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Minimally Invasive Hand Surgery and Treatment

  Milton B Armstrong*       Fernando Herrera       M Lance Tavana   

Department of Surgery, Division of Plastic, Reconstructive and Hand Surgery, Medical University of South Carolina, Charleston, South Carolina, USA

*Corresponding author: Milton B Armstrong, Department of Surgery, Division of Plastic, Reconstructive and Hand Surgery, Medical University of South Carolina, Charleston, South Carolina, USA, E-mail:

Minimal Incisions in Surgery

Modern surgery has seen a dramatic change in access to anatomic areas of the body. Much smaller incisions utilizing advanced endoscopic techniques and instrumentation has helped lessen patient morbidity and the need for prolonged hospitalization. As experience is gained in the various techniques, operative times for these operations continue to improve as well. The use of these techniques has quickly become mainstays for surgical procedures in the United States, UK, Canada, Europe, Asia and other counties around the world.

Laparoscopic surgery has existed since the development of diagnostic laparoscopy in the 1960s. The pioneers of laparoscopic surgery Semm K and Muehe E changed it from a diagnostic to a surgical procedure at the beginning of the 1980s, and it has since become a frequently applied technique for a wide field of indications. The procedure has become the gold standard for many organ systems, with some of the most common being reproductive (particularly gynecological) and digestive (as for cholecystectomy). A significant improvement in surgical training, as well as developments of instruments, imaging, and surgical techniques, has made laparoscopic surgery safe and feasible across different medical fields [1].

Hand and upper extremity surgery, like other areas of surgery, has seen rapid expansion of minimally invasive endoscopic operations and procedures. Surgery involving the shoulder, elbow and wrist all utilize techniques for access and repair of various conditions using small incisions. Use of smaller incisions and access points has, in most cases, decreased morbidity and shortened operating times for well-trained and experienced Hand and Upper Extremity surgeons. Three common techniques for minimally invasive Hand and Upper Extremity surgery and treatment include: 1) Endoscopic Carpal Tunnel Surgery, 2) Treatment of Dupuytren’s Contracture and 3) Management of Vasospastic Disorders such as Raynaud’s phenomenon.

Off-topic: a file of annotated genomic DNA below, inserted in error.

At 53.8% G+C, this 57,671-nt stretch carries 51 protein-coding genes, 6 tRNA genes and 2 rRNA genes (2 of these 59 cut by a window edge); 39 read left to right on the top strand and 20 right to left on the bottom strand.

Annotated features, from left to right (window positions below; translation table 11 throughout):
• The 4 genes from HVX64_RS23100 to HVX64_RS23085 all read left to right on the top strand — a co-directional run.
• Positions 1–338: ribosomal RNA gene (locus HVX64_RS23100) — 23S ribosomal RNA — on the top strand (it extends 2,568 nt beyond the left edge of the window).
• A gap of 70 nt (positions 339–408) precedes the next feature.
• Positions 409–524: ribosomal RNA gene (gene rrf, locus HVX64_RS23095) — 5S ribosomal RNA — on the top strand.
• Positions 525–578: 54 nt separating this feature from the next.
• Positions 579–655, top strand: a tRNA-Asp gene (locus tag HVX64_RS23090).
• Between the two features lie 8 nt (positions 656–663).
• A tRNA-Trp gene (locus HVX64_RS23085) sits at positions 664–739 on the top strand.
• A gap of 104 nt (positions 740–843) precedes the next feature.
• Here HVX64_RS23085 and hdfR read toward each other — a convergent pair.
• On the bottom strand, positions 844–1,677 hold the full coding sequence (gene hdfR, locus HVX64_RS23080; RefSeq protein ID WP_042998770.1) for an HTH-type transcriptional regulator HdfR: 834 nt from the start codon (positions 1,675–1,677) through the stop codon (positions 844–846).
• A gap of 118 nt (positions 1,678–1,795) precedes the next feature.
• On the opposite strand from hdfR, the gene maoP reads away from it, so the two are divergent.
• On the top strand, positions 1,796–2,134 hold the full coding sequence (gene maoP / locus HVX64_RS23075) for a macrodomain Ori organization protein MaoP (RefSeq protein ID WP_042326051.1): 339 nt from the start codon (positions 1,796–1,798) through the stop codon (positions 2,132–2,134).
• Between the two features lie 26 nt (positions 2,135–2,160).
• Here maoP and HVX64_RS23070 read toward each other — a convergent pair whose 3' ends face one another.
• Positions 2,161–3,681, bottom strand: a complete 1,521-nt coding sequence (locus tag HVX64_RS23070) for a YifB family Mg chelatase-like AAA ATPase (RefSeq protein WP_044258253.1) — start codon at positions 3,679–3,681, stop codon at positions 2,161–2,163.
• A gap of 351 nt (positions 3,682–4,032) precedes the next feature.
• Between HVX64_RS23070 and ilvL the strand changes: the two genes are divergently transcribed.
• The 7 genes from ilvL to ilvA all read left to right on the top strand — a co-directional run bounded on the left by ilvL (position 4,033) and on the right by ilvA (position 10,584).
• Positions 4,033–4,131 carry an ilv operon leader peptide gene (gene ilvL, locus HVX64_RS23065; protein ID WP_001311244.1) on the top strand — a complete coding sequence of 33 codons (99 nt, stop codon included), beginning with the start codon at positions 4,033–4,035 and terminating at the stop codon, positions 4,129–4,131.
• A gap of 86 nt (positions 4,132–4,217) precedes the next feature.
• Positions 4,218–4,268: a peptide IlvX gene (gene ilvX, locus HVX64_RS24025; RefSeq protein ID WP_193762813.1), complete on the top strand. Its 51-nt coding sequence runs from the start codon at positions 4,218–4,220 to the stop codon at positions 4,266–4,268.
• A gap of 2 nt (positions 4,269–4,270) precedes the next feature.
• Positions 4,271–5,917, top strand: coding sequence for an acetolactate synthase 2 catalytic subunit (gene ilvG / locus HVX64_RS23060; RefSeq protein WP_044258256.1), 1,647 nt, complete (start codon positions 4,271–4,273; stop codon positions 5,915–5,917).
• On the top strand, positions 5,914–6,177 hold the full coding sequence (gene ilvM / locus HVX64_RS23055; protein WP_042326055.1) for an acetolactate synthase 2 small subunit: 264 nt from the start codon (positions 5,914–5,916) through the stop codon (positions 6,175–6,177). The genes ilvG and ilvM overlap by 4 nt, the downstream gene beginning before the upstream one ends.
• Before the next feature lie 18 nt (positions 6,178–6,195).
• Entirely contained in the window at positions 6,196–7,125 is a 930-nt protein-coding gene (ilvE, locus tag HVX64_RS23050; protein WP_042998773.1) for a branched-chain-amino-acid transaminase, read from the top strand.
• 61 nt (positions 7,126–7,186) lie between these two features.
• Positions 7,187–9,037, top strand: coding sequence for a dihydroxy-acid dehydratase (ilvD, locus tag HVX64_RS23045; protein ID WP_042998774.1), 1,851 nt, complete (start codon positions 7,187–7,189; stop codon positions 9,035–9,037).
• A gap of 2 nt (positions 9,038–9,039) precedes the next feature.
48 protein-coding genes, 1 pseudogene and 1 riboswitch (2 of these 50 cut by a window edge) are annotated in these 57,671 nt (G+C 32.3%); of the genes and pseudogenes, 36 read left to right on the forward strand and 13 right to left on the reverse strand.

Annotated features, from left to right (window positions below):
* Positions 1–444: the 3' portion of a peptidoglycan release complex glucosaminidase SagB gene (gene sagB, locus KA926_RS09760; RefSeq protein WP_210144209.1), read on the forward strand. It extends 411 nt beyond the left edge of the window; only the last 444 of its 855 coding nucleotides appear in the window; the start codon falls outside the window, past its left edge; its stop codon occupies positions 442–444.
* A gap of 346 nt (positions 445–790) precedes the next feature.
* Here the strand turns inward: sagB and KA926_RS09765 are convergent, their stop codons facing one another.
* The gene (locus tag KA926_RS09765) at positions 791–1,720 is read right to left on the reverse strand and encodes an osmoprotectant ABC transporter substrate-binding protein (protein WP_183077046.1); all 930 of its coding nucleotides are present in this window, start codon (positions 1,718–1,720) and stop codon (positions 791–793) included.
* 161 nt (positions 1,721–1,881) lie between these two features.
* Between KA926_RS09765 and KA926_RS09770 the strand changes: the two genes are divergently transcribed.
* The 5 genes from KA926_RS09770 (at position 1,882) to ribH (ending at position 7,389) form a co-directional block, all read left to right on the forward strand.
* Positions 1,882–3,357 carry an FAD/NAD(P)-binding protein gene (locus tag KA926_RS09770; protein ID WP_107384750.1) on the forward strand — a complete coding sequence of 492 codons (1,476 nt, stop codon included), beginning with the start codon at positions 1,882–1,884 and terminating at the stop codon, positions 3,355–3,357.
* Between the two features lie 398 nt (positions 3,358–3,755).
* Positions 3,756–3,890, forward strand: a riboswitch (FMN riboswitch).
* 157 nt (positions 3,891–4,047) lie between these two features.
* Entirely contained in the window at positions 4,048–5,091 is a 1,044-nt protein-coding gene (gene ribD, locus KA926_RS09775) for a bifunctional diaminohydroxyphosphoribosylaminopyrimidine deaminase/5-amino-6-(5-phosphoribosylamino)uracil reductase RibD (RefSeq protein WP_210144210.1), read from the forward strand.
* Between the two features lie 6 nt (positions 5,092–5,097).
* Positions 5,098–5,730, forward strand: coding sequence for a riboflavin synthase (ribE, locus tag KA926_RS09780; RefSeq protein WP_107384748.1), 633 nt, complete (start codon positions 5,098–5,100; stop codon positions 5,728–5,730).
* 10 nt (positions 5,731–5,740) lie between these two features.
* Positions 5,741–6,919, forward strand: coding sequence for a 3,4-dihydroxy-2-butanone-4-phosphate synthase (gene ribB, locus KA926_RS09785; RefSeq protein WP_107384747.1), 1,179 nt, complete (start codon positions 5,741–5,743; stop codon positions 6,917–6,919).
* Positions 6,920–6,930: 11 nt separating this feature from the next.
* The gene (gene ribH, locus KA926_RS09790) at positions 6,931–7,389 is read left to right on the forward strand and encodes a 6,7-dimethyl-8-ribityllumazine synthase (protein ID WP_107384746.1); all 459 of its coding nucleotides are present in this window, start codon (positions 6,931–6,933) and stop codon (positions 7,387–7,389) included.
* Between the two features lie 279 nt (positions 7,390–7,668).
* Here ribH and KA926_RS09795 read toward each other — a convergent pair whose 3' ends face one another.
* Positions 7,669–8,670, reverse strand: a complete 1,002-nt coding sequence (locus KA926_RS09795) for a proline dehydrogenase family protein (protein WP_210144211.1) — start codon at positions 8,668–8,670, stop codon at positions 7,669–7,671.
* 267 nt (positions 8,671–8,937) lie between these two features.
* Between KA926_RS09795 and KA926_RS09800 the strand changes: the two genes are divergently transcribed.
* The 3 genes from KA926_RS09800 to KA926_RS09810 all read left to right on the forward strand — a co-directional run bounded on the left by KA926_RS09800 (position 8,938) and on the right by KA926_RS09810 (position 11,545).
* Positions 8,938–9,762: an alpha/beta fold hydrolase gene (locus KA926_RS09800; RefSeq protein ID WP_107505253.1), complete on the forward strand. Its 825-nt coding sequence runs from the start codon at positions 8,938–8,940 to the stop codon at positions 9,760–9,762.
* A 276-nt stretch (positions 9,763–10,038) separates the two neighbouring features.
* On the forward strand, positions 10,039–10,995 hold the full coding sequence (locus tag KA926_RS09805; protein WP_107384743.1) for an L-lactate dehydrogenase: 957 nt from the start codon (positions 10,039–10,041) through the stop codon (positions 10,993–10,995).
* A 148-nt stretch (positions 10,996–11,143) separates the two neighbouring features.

Carpal tunnel syndrome

Carpal tunnel syndrome (CTS) is a one of the most common conditions treated by hand surgeons. As the median nerve passes through the wrist with the flexor tendons, under the transverse carpal ligament, compression of the nerve can cause a multitude of symptoms. Patients usually present with complaints of numbness, pain, and tingling of the thumb through ring fingers. Persistent CTS can lead to denervation of intrinsic muscles of the hand and paraesthesias. By incising the transverse carpal ligament, the carpal tunnel has its volume increased and thereby the median nerve is decompressed. Traditionally, the operation has been performed through a longitudinal incision through the proximal palm, with direct open dissection through the subcutaneous fat to the transverse carpal ligament. This technique remained the standard of care for several decades.

With the trend towards minimally invasive surgery across medicine, new techniques led to the introduction of the endoscopic carpal tunnel release (ECTR) in 1987 by Okutsu et al. Initial reaction to the procedure questioned the utility of performing an endoscopic surgery through an incision only slightly larger than that used in the tried-and-true open technique. Incision placement is very different however, especially in the one incision technique, with the scar healing in the proximal wrist crease as opposed to within the glabrous skin of the palm. This leads to quicker incision healing time and decreased recovery time for the patient [2,3].

ECTR, much like many other minimally invasive techniques, has been thoroughly scrutinized in comparison to the traditional open method for outcomes in efficacy, complications, patient satisfaction, etc. The technique has evolved over the years with refinements to improve patient safety and decrease complications. Complications rates now remain fairly low for both OCTR and ECTR, with some studies showing one or the other with greater complications, however both being essentially equivocal over time [2-4]. Long-term results from both techniques also show equivocal relief of symptoms, recurrence rates, grip strengths, and DASH scores. Two factors, which repeatedly differentiate the two techniques, are patient satisfaction and return to work time.

Patient satisfaction between the two techniques trends towards ECTR [4]. Due to the fact that CTS is usually a bilateral disease, some patients have undergone an OCTR on one side and ECTR on the contralateral side. Invariably those patients prefer the less invasive approach, usually attributing this preference to quicker recovery time and decreased scar pain. Persistent pillar pain is reduced in ECTR secondary to lack of dissection through the soft tissues overlying the carpal tunnel. Return to work time is lower in ECTR, as quicker recovery times translate to earlier return to function and employment [2-4]. While incentives for patients to return to work vary according to several factors, those patients with the firm goal of returning to work find benefit in ECTR.

As ECTR has become a more accepted technique for surgical intervention for carpal tunnel, increasing numbers of surgeons are learning to perform ECTR [5,6]. This uptick in the number of ECTRs performed is seen highest in surgeons trained in accredited hand fellowship training programs. The complication rate has also been shown to be less for ECTR compared to OCTR in fellowship-trained surgeons [6]. The ECTR technique has also begun to be investigated for use in cubital tunnel release through a smaller incision. Early studies have also shown decreased return to work times, but as of now there is no long term data comparing the two methods, secondary to the relatively new procedure.

Dupuytren’s disease